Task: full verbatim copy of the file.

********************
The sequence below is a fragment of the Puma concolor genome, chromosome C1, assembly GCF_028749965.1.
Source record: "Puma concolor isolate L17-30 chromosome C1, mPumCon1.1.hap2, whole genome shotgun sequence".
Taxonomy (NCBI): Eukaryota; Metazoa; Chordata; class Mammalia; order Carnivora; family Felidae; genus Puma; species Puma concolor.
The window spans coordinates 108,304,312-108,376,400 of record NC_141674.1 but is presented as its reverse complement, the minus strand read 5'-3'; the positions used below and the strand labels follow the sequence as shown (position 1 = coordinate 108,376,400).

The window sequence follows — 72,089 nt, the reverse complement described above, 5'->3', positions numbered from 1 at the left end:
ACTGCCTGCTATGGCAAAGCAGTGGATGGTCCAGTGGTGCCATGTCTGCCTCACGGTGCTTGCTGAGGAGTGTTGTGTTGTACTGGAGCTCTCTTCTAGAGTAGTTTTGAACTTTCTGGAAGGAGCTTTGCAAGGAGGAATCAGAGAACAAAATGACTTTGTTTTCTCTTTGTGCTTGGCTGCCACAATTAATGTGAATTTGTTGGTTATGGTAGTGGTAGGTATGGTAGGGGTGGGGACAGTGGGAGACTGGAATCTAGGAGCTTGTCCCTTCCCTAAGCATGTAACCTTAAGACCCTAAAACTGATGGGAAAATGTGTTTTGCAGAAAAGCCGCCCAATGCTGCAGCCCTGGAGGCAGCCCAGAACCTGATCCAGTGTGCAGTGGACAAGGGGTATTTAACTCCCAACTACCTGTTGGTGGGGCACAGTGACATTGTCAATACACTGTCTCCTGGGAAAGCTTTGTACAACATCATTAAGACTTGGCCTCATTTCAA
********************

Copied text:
The sequence below is a fragment of the Puma concolor genome, chromosome C1, assembly GCF_028749965.1.
Source record: "Puma concolor isolate L17-30 chromosome C1, mPumCon1.1.hap2, whole genome shotgun sequence".
Taxonomy (NCBI): Eukaryota; Metazoa; Chordata; class Mammalia; order Carnivora; family Felidae; genus Puma; species Puma concolor.
The window spans coordinates 108,304,312-108,376,400 of record NC_141674.1 but is presented as its reverse complement, the minus strand read 5'-3'; the positions used below and the strand labels follow the sequence as shown (position 1 = coordinate 108,376,400).

The window sequence follows — 72,089 nt, the reverse complement described above, 5'->3', positions numbered from 1 at the left end:
ACTGCCTGCTATGGCAAAGCAGTGGATGGTCCAGTGGTGCCATGTCTGCCTCACGGTGCTTGCTGAGGAGTGTTGTGTTGTACTGGAGCTCTCTTCTAGAGTAGTTTTGAACTTTCTGGAAGGAGCTTTGCAAGGAGGAATCAGAGAACAAAATGACTTTGTTTTCTCTTTGTGCTTGGCTGCCACAATTAATGTGAATTTGTTGGTTATGGTAGTGGTAGGTATGGTAGGGGTGGGGACAGTGGGAGACTGGAATCTAGGAGCTTGTCCCTTCCCTAAGCATGTAACCTTAAGACCCTAAAACTGATGGGAAAATGTGTTTTGCAGAAAAGCCGCCCAATGCTGCAGCCCTGGAGGCAGCCCAGAACCTGATCCAGTGTGCAGTGGACAAGGGGTATTTAACTCCCAACTACCTGTTGGTGGGGCACAGTGACATTGTCAATACACTGTCTCCTGGGAAAGCTTTGTACAACATCATTAAGACTTGGCCTCATTTCAA